*As is usual with our discussions, there may be a few spoilers ahead so beware.*
We were all eager to read something fun as we were getting to the one year mark in this very challenging time. Fat Chance, Charlie Vega seemed like a promising pick – and it proved to be exactly what we were seeking. I’m thankful that author Crystal Maldonado shared Charlie with the world. To find out more about Crystal, hop over to the interview here. It was great to hear directly from her about her writing.
Publisher summary: Coming of age as a Fat brown girl in a white Connecticut suburb is hard. Harder when your whole life is on fire, though.
Charlie Vega is a lot of things. Smart. Funny. Artistic. Ambitious. Fat.
People sometimes have a problem with that last one. Especially her mom. Charlie wants a good relationship with her body, but it’s hard, and her mom leaving a billion weight loss shakes on her dresser doesn’t help. The world and everyone in it have ideas about what she should look like: thinner, lighter, slimmer-faced, straighter-haired. Be smaller. Be whiter. Be quieter.
But there’s one person who’s always in Charlie’s corner: her best friend Amelia. Slim. Popular. Athletic. Totally dope. So when Charlie starts a tentative relationship with cute classmate Brian, the first worthwhile guy to notice her, everything is perfect until she learns one thing—he asked Amelia out first. So is she his second choice or what? Does he even really see her?
Because it’s time people did.
A sensitive, funny, and painful coming-of-age story with a wry voice and tons of chisme, Fat Chance, Charlie Vega tackles our relationships to our parents, our bodies, our cultures, and ourselves.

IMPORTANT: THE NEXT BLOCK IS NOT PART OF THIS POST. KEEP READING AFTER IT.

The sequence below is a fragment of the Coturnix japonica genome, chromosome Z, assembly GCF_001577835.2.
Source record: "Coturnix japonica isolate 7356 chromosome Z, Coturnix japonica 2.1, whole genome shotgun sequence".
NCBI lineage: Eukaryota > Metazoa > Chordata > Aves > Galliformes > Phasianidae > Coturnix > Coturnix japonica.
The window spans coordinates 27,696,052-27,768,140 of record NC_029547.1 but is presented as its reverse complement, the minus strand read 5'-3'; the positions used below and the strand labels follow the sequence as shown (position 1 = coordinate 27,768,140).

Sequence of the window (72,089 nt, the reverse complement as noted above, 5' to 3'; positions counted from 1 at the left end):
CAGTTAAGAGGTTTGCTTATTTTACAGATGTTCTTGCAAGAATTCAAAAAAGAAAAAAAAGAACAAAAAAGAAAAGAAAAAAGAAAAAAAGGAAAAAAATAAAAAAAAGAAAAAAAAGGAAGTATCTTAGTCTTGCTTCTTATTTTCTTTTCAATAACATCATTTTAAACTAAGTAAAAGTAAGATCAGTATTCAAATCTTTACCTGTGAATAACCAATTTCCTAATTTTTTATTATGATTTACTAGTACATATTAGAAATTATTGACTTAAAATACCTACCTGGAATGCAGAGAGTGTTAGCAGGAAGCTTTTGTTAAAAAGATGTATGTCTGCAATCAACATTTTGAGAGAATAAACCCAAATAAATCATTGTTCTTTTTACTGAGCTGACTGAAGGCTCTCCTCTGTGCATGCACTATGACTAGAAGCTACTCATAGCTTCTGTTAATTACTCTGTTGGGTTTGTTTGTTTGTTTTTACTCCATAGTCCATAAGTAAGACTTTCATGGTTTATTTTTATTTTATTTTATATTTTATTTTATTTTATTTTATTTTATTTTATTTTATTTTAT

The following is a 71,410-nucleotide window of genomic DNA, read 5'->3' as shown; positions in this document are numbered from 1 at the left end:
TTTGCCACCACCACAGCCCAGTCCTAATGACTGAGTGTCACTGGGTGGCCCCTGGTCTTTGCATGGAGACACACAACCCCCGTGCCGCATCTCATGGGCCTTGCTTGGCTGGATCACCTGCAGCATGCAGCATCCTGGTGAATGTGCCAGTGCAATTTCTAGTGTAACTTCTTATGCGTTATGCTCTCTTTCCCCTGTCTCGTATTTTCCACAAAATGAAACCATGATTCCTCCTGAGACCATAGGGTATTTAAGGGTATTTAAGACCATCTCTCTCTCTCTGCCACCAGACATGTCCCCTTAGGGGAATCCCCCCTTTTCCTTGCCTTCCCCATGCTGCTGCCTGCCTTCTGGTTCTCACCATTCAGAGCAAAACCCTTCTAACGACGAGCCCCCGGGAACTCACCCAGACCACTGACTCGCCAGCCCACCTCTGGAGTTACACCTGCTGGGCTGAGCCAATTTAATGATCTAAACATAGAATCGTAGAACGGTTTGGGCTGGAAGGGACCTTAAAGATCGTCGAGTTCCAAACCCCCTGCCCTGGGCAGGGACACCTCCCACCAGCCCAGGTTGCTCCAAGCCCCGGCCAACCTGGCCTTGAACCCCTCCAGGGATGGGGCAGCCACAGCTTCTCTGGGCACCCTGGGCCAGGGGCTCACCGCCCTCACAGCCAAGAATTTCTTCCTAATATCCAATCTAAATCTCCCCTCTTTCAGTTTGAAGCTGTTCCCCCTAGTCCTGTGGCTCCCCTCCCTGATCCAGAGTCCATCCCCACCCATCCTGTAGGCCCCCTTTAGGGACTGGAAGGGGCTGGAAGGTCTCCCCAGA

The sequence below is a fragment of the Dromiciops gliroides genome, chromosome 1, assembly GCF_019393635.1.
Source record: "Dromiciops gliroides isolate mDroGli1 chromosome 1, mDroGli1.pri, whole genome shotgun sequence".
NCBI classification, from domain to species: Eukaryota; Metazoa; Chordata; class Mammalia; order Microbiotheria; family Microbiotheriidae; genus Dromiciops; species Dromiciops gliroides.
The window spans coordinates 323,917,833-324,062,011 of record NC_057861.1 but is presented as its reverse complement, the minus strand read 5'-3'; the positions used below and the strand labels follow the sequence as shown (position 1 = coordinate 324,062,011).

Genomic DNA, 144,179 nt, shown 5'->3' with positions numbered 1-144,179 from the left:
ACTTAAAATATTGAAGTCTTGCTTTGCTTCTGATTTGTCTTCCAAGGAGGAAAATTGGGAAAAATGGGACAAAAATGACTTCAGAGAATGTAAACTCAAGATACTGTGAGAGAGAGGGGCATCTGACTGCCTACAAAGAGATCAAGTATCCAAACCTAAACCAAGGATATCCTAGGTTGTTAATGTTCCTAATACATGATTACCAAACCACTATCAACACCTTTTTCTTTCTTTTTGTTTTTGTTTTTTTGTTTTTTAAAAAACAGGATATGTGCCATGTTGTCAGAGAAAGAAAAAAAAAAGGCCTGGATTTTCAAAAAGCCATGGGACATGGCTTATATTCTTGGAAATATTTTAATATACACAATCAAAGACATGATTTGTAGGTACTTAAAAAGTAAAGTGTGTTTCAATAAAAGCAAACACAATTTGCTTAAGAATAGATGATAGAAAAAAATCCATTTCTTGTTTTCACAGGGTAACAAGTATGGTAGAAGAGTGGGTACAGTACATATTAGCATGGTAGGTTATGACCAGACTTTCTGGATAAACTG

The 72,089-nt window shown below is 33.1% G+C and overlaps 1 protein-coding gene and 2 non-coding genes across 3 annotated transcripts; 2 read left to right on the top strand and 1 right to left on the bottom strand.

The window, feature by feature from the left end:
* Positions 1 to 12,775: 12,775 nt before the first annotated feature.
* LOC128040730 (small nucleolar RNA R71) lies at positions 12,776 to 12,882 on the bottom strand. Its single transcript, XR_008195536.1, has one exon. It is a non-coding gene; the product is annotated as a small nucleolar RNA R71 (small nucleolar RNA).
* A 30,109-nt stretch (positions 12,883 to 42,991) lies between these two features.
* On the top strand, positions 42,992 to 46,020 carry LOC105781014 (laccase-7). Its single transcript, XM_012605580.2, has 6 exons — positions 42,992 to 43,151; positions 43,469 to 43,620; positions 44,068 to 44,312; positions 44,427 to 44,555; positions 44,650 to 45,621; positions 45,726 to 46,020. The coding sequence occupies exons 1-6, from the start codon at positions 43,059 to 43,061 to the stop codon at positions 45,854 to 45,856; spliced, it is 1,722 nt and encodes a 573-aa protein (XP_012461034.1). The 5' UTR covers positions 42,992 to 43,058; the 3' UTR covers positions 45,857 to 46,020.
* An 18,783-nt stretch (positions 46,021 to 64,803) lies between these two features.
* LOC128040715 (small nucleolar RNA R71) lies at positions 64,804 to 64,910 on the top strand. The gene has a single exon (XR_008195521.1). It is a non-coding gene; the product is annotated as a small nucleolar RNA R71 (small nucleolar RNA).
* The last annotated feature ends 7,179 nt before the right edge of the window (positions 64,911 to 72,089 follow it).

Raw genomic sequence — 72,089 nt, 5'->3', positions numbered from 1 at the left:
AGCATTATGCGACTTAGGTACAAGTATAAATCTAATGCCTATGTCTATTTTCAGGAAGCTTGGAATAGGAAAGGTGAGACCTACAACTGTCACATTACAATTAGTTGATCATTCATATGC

Let the discussion begin…
Crystal: Fat Chance, Charlie Vega made me smile just when I needed plenty of smiles. Over the past twelve months, I’ve found myself picking up many more rom-coms than usual. Even with the difficulties that the main character might face, readers still get to hope for at least a partially happy or hopeful ending and that is what I’ve been craving. Stories that deliver some joy can sure make a day brighter and Charlie’s story, totally did that for me.
K. Imani: I so agree. I’ve been doing the same over the past year and I really needed this sweet story. Like you Charlie’s story made me smile so many times. I loved how much she grew in this story and how she had such a loving heart.
Jessica: Ditto! There were so many times I looked up from reading and realized I was actually, physically smiling. I can’t get enough of YA romance right now.
Audrey: Fat Chance, Charlie Vega had some incredibly sweet and genuinely happy moments, and I was really glad we all agreed on this one for our first book discussion this year. That’s not to say there aren’t hard parts in this book–there are some that hit incredibly close to home–but it was so very nice to settle down with a book that had promised us an uplifting ending. I plowed through it in just two days and thoroughly enjoyed it.
Crystal: I found the cover to be simply lovely. Charlie is gorgeous and looks like she’s feeling beautiful in the midst of the flowers and warm colors. And she’s wearing glasses. I’ve worn glasses for most of my life, but when I was young, I thought nobody sophisticated or beautiful wore them if they could help it. Ruse by Cindy Pon, When Dimple Met Rishi (back of cover) and Slay by Brittney Morris are really the only other YA book covers I can think of that feature a main character with glasses. Mei in American Panda references her nearsightedness, but her mother says that “no woman is attractive in glasses” so Mei doesn’t wear them. Maybe there are other books, but there certainly aren’t many so it was fun to see Charlie rocking her glasses.